A Cycle – 5th Sunday in Ordinary Time 17

Years ago when Charles Barkley was at the height of his professional basketball career he did something publically that shocked and outraged the public. During a television interview the reporter questioned him about the incident and more specifically about the impact his behavior would have on his young fans.  Charles replied by saying “I am not a role model, I am a basketball player.”  That statement is true but it is also ignored his ability to influence others positively or negatively.

Barley wanted to be able to live his life without scrutiny and without any professional consequences due to his action off the court.  It may have been an unfair judgment but it was inevitable because he put himself on display. 

We who profess to be faithful believers and followers of Jesus Christ typically live in our own bubble unaware of the impact we have on others who are struggling with their belief. I know this from my own experience and it was a shocking lesson to learn.  In 1972 I wrestled with God’s call to me and eventually responded in a public way without knowing exactly what God would require of me. 

Later in life when I would train anyone for a liturgical ministry (lector, Eucharistic Minister, server and yes even the ushers) I tell them the ministry is a commitment that goes beyond the walls of the church.  The ministry they performed each Sunday would make them recognizable on the streets, in the market, in school and on the golf course.  If they were ever seen doing something that even looked morally, legally or ethically wrong people would judge them hypocrites.  I would tell them this is a good thing because once we do offer our service to God we should be willing to “conduct ourselves in the light.”

It is one thing to be a faithful Catholic attending mass, putting our fair share in the offering and serving the poor. It is comfortable and in one sense it keeps us feeling good about our spiritual life.  It is another thing to one day encounter God in a powerful way that moves us beyond an adherence to doing good to living the gospel. We hear deacon exhort us at the end of mass to “go in peace and live the gospel.” We automatically give a reply but do we go out and live the gospel?” 

The truth is what we do in church should prepare us to go live the gospel out of church.  Yes what we do, what we say, how we act and how we treat others speaks volumes as to what is in our hearts.  The truth is we have not heard the call to go beyond attending mass, serving on various committees and meeting the demands of living a moral life.  What do you think Jesus is saying to us when he says we are to be light and salt?  He is telling us more is required of us than just being faithful on our “home court” – we have to be faithful on every “court.”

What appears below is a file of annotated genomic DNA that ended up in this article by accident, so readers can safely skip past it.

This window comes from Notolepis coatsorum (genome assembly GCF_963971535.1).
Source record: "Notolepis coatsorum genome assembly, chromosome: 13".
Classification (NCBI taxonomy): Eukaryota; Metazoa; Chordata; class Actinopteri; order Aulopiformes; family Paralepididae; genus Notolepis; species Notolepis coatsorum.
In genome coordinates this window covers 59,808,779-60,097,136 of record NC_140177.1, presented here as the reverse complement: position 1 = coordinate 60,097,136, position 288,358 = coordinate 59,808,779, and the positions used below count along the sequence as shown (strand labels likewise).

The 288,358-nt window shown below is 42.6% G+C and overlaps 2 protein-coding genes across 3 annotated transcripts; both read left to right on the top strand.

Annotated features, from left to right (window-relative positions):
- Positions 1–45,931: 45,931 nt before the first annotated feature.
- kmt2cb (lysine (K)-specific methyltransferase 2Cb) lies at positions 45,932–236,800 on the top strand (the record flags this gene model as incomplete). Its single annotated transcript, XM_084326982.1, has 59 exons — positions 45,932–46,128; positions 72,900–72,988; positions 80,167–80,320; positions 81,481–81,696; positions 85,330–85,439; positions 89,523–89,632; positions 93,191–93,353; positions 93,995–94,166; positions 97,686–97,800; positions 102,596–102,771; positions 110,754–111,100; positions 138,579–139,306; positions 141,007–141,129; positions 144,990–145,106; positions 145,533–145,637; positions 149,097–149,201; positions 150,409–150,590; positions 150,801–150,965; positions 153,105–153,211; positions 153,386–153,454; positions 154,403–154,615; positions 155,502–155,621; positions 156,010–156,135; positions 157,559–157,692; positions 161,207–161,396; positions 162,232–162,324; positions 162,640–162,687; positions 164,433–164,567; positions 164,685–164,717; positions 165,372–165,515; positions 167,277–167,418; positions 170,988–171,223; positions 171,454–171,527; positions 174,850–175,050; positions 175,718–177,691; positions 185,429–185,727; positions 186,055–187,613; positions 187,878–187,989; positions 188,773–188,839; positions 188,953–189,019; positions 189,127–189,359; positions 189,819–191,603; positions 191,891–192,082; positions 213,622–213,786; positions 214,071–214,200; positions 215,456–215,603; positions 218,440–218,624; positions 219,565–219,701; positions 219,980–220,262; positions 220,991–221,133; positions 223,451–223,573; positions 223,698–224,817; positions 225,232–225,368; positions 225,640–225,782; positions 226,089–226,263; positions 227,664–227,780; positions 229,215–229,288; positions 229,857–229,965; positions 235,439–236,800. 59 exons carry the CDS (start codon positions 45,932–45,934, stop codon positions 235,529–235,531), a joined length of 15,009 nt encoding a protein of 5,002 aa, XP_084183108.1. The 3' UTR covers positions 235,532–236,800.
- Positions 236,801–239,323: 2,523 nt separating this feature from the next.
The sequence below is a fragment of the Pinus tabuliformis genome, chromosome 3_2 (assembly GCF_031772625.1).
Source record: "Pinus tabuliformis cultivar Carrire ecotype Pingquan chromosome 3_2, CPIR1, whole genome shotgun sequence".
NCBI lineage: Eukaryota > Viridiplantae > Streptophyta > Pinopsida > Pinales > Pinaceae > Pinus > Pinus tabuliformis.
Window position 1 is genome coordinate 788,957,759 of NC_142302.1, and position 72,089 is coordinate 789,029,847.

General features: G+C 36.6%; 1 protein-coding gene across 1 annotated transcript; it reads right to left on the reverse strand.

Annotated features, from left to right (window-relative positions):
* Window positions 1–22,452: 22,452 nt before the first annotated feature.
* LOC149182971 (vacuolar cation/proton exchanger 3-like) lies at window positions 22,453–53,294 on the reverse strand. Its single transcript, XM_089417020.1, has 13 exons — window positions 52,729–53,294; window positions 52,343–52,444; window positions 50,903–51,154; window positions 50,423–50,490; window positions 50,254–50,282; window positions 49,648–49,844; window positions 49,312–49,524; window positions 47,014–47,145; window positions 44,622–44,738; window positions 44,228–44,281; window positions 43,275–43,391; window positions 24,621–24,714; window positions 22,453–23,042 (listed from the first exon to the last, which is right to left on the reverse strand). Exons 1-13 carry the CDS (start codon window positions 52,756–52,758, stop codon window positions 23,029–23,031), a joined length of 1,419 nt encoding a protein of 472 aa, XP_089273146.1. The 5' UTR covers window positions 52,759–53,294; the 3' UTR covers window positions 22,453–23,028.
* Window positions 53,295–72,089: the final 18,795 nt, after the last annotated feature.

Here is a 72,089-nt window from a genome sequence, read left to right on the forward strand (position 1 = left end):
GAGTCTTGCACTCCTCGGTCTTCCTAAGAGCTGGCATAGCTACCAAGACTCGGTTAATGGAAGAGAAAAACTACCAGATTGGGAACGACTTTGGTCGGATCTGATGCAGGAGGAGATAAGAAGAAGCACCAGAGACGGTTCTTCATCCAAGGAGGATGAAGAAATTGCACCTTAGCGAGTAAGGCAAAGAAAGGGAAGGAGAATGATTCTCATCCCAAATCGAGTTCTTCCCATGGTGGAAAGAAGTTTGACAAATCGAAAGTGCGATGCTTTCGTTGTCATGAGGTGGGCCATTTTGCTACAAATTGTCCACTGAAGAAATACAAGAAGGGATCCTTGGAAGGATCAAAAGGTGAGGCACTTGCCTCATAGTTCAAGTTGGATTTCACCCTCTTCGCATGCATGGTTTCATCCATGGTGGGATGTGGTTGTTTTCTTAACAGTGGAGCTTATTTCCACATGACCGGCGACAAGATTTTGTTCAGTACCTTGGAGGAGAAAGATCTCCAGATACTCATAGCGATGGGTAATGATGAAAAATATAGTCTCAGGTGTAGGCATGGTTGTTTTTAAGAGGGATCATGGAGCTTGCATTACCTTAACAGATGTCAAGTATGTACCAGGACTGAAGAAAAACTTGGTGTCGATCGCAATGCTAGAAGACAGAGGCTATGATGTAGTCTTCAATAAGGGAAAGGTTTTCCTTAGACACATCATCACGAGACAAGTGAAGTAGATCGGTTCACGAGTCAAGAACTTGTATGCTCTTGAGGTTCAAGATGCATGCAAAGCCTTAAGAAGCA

I discovered long ago in my own journey how my heart was somewhere else and my faith had become doing and not following.  I never heard Jesus words calling us to die to self.  I never heard the invitation of God calling all of us to allow him to forgive and heal us. I knew the words of Jesus which said “no one who looked back after putting his hand to the plow is fit for the kingdom of God.”

I thought those words were directed to those called to the priesthood or religious life, not to me or anyone like me.   I cannot tell you how God broke through my protective walls that insulated me from hearing his voice but it did. 

In retrospect, I know now that he was able to because I had seen a faith in others that I knew was missing in my life.  The faith of others on display in the world allowed me to clearly see how my faith was deficient and superficial. 

What I failed to understand is once we do open our hearts to allow the love of God to flood us we can and do influence others. Like Charles Barkley we may not see ourselves as role models but we are.  God even told us ‘that to him who has been given much, much will be required.” 

What I discovered was that once we publically acknowledge Jesus as Lord and embrace the forgiveness offered us by his death and resurrection we are to become living witnesses of his mercy.  We are expected to allow our light to shine in order to give others hope that they too can change. 

God calls us to a life that is lived in a way that inspires others to desire the peace, the love and the joy we find in Christ. 

If we can be bold in witnessing to others we can influence them to desire a deeper belief in the promises of God. The people you influence may never say anything to you but your witness may have been the start of a journey into the heart of God.  The man that started my journey was Jack Smith.  He gave a talk at a St. Ann’s parish men’s breakfast in Charlotte, N. C. The year was in 1963 and I knew the minute he ended his talk that my faith was lacking.  That day began my journey that nine years later opened me up to encounter the depth of God’s love. 

If we not living our faith in a way that influences others to desire God then we are failing in our mission to be witnesses.   God has reconciled us to himself by the death and resurrection of Jesus Christ.  The fact we have our sins forgiven must compel us to tell everyone how God forgives and forgets our sin.  If we confine our witness to the inside of the church were we are giving thanks for this great gift the glory God gave us is hidden from others.

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